I’ll state at the outset that I’m neither bearish nor bullish on Netflix Inc. (NFLX), but I’m certain that I will be one of these by the time I finish my three analyses on the company. In this, the first of my analyses, I’ll take a “top-down” approach to answer two critically important questions. First, what is the size of the global market for Netflix? This is critical, as the company itself suggests that its future depends on with international expansion. Second, I want to look at the assumptions about future growth embedded in the current stock price. Marrying these two questions will, in my view, go a long way in determining whether the assumptions about future growth are reasonable. In my second study of the company, I’ll get more into the weeds and try to work out how extraordinary (or not) this company is. It may be that nervousness about valuations is unwarranted. Only a dive into the weeds can offer insight on that subject. My final analysis on Netflix will look at changes in how the market reacts to similar news. If the shares jumped 20% on a surprise 3 years ago but only 2% this year on a similar surprise, I think that offers us some insight into the changing “mood” of the market for this company’s stock.
My impression about analysis of Netflix, in particular, is that we’re very much prone to bias of one sort or another, and that’s what I’m explicitly trying to avoid in my pieces on this company. We tend to be either excessively optimistic or excessively pessimistic about Netflix’s future, and those pre-judgements taint our analyses. Further, we tend to be a bit overconfident about what we just “know” about the future of this business. There’s a rich literature on the problems associated with these two behavioral biases. For my part, I think these biases are so destructive to shareholder wealth that I co-produced a film on behavioural finance where we interviewed some of academic the giants in the field (Dan Ariely, Shlomo Benartzi, Hersh Shefrin, Richard Thaler, Terry Odean and others). The message from these academics is fairly plain: overconfidence and overoptimism cost money. Finally, I don’t think I’m exaggerating when I suggest that people pick apart every piece of data that comes out of the company in the hope of gaining some insight that no one else will spot (there’s a tremendous cash burn?! Really?! Better trade on that arcane knowledge!). I think it’s important to answer these first two questions before getting into the specifics here. I’m going to try to remain both dispassionate and whatever is the opposite of myopic.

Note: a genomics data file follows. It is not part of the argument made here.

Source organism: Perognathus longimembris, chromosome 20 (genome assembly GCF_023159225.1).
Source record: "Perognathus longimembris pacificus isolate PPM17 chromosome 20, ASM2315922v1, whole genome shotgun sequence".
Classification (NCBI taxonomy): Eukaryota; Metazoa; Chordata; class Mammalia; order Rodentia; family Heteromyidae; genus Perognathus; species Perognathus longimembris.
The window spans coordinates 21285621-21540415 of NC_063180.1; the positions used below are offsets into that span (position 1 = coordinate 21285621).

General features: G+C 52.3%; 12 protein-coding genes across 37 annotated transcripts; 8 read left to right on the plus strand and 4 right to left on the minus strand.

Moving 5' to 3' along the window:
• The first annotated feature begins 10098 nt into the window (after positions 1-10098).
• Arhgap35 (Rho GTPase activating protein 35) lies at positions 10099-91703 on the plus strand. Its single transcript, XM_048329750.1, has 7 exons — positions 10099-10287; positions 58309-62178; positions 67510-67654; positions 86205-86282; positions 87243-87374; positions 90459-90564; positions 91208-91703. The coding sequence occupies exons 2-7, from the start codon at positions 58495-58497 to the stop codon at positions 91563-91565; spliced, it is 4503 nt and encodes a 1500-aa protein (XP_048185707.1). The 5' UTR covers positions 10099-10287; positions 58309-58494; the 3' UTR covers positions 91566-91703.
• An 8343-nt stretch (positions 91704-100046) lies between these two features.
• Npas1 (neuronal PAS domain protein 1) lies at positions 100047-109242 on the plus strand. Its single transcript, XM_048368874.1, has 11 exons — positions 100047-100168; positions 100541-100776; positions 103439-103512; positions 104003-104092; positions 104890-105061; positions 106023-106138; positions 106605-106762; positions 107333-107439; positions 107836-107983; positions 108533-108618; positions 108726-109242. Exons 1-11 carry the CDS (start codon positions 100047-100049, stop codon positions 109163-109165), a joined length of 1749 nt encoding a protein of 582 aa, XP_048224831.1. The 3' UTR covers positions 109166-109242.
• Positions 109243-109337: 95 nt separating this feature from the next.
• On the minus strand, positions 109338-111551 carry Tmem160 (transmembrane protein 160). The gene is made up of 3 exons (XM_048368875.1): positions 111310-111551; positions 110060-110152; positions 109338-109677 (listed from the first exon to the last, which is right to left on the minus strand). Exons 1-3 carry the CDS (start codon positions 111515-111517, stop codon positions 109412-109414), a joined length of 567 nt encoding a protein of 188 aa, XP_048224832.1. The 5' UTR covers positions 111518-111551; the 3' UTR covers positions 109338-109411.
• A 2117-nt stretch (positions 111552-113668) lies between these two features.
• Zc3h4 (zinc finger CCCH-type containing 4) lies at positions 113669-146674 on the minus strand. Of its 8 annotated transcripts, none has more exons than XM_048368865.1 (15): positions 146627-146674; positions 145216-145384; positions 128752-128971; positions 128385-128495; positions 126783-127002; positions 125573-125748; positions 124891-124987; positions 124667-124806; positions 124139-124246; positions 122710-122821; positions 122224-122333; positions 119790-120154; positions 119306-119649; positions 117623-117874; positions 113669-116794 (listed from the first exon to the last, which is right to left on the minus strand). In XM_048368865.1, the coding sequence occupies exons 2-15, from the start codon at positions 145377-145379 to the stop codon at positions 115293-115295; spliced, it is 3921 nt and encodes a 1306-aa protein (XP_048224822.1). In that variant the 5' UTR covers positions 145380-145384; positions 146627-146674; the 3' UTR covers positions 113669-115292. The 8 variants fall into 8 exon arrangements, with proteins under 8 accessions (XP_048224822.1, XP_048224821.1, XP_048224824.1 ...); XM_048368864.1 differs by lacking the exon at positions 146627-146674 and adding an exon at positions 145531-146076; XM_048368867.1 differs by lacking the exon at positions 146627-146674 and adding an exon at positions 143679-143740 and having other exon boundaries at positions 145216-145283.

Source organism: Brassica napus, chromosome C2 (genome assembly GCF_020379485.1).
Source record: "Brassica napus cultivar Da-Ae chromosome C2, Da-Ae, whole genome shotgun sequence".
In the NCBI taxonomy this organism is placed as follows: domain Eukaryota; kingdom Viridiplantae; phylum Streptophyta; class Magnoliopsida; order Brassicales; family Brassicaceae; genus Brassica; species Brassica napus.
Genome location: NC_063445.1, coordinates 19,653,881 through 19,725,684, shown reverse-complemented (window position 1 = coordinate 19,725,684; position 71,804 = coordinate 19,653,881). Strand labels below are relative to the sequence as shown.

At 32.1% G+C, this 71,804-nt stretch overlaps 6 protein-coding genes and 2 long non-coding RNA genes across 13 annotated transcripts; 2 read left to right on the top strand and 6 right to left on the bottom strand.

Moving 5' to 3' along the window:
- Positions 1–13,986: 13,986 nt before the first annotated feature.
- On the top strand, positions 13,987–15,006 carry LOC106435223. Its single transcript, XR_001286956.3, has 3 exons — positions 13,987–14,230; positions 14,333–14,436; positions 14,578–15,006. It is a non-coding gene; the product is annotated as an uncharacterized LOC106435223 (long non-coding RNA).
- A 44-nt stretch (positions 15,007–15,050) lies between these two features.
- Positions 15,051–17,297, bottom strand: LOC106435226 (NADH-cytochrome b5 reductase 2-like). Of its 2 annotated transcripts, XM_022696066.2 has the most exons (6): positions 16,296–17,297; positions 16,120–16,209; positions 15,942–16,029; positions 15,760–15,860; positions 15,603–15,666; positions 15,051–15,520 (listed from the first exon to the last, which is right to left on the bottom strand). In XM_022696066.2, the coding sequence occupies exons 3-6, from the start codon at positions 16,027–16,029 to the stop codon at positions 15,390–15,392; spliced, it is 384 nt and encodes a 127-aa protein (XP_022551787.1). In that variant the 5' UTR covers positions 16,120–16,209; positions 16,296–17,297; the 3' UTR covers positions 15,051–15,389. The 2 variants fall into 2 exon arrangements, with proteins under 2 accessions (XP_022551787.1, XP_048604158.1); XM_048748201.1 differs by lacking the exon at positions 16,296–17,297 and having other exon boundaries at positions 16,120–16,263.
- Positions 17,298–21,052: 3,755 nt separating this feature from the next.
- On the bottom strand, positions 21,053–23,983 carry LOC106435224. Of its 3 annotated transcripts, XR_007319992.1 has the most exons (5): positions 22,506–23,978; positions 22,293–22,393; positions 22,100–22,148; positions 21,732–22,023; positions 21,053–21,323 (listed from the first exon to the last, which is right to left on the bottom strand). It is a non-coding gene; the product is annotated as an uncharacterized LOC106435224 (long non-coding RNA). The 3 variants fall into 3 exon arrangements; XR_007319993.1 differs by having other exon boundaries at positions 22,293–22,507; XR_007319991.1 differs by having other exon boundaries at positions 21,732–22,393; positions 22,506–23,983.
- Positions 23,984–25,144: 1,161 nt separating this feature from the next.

Debates I’m Not (Yet) Engaging In
I think it’s natural to start with a “forest-level” analysis before examining each specific “tree”, because it’s easy to get bogged down in thinking about a specific issue and then mired in a debate that may be irrelevant. This approach is probably going to attract criticism from both bulls and bears here, but I think it’s appropriate to start with a look at the available market size and the assumptions embedded in the stock. Getting immediately into the weeds distracts us from what I think are much more important issues.
Two “hot” debate topics are particularly irrelevant in my view, and I’m therefore going to actively ignore them. In honor of the industry under discussion, I’ve named each after an iconic TV commercial.
“Tastes Great, Less Filling,” or “The quality of Netflix content relative to its competitors.” I have very specific tastes, and I am often stupefied by what does well at the box office. I think Netflix has a host of great content that appeals to me and will keep me paying for the service. I also think some of the latest Disney (DIS) products are awful (I’m looking at you, various Star Wars reboots). That said, analysing businesses is about analysing the cash that they generate, and I can’t allow my own biases around quality to impact the analysis. I must give the Disney devil its due and acknowledge that its library is an impressive money maker. The reason I call this the “tastes great, less filling” debate relates to the fact that it’s possible for both companies to exist in the coming decades, given that the cost of each is insignificant to their potential markets. Thus, trying to pick apart the library of one or the other as the basis of an investment thesis is a wasted effort, in my view.